Title

Operative strokes after repair of acute type a dissections: predisposing factors and implications.

Document Type

Article

Publication Date

2-11-2019

Publication Title

Journal of Cardiovascular Surgery

Abstract

BACKGROUND: Type A aortic dissection is a surgical emergency with a high morbidity and mortality. Strokes occur in up to 25% and are among the most feared complications. This study aims to evaluate factors linked to stroke development and the implications of strokes on outcomes. METHODS: Patients from 2000-2014 were stratified based on the development of stroke. Factors were compared between the groups using chi-square or Fisher's exact tests for categorical variables, and independent two-group t-tests for continuous variables. Impact on survival at 30 days, 1 and 5 years were evaluated using the life-test method. RESULTS: 200 patients were analyzed. 40 (20%) developed a stroke. Preoperative factors associated with stroke were female gender (34% vs 14% p=0.01), presentation with shock (32% vs 17%; p=0.035), and history of stroke (64% vs 17%; p < 0.001). Femoral cannulation was the only technical variable associated with stroke (49% vs 32%; p=0.035). Stroke patients had a higher rate of pneumonia (41% vs 11%; p<0.001), respiratory failure (36% vs 7%; p<0.001), hemodialysis requirement (38% vs 16%; p=0.015), and longer hospital stay (23.9 +/- 17.8 days vs 16.1 +/- 13.5 days; p=0.012). Stroke was associated with a lower survival probability at 30-days (0.73 vs 0.89), 1-year (0.56 vs 0.78) and 5-years (0.29 vs 0.70) (p<0.001). CONCLUSIONS: Patients who developed stroke after type A dissection repair had higher complication rates and a higher mortality rate at 30 days, 1 year, and 5 years. Femoral cannulation was the only technical factor associated with a higher rate of strokes.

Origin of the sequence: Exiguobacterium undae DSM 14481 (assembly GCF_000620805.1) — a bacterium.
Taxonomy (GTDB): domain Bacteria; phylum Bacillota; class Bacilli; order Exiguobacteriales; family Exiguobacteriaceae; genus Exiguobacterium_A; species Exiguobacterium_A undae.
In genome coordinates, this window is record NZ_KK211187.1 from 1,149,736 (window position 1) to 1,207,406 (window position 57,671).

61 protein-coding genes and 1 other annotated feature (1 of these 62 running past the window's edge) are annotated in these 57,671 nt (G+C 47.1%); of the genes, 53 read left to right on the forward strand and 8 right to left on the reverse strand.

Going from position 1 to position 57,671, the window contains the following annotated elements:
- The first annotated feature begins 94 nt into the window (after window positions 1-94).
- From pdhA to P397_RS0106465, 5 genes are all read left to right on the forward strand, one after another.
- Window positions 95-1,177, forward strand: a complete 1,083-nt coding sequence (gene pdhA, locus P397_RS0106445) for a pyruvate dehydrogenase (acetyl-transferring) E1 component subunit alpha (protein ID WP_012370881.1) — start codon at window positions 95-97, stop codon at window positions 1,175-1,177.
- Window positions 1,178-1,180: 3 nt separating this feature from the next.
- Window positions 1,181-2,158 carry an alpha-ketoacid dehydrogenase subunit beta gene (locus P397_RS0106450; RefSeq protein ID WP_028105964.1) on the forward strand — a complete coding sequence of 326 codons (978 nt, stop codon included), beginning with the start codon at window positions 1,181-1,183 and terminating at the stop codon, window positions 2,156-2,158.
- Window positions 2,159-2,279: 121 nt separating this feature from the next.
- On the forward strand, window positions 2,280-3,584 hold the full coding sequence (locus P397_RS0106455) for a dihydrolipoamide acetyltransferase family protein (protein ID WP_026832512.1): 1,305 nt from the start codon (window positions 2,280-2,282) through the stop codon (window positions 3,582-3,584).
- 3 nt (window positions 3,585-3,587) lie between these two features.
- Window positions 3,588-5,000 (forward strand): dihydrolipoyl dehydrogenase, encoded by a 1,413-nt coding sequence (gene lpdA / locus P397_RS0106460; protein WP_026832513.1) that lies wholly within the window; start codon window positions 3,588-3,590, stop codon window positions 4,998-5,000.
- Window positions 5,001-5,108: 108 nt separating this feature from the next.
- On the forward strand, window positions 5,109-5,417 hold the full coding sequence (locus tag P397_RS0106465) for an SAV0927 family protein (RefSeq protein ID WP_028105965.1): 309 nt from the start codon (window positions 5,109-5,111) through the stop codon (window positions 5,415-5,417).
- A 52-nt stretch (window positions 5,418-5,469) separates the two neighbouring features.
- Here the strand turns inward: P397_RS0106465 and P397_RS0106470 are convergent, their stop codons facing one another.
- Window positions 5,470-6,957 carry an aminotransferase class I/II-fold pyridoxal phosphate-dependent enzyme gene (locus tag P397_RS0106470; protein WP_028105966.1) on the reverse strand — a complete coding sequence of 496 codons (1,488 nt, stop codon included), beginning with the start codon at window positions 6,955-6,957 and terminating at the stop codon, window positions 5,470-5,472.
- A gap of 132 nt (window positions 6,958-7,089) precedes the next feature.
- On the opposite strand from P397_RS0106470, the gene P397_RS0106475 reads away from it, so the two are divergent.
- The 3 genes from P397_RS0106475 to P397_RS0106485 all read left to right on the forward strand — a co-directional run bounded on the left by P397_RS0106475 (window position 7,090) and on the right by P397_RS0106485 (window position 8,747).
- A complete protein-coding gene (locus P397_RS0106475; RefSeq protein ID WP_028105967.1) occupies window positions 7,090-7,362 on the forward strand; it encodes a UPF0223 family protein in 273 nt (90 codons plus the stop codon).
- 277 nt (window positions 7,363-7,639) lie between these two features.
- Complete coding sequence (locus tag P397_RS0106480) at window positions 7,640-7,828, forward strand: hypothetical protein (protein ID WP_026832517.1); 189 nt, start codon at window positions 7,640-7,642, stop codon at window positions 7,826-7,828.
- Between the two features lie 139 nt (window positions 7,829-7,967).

PubMed ID

30747502

ePublication

ePub ahead of print

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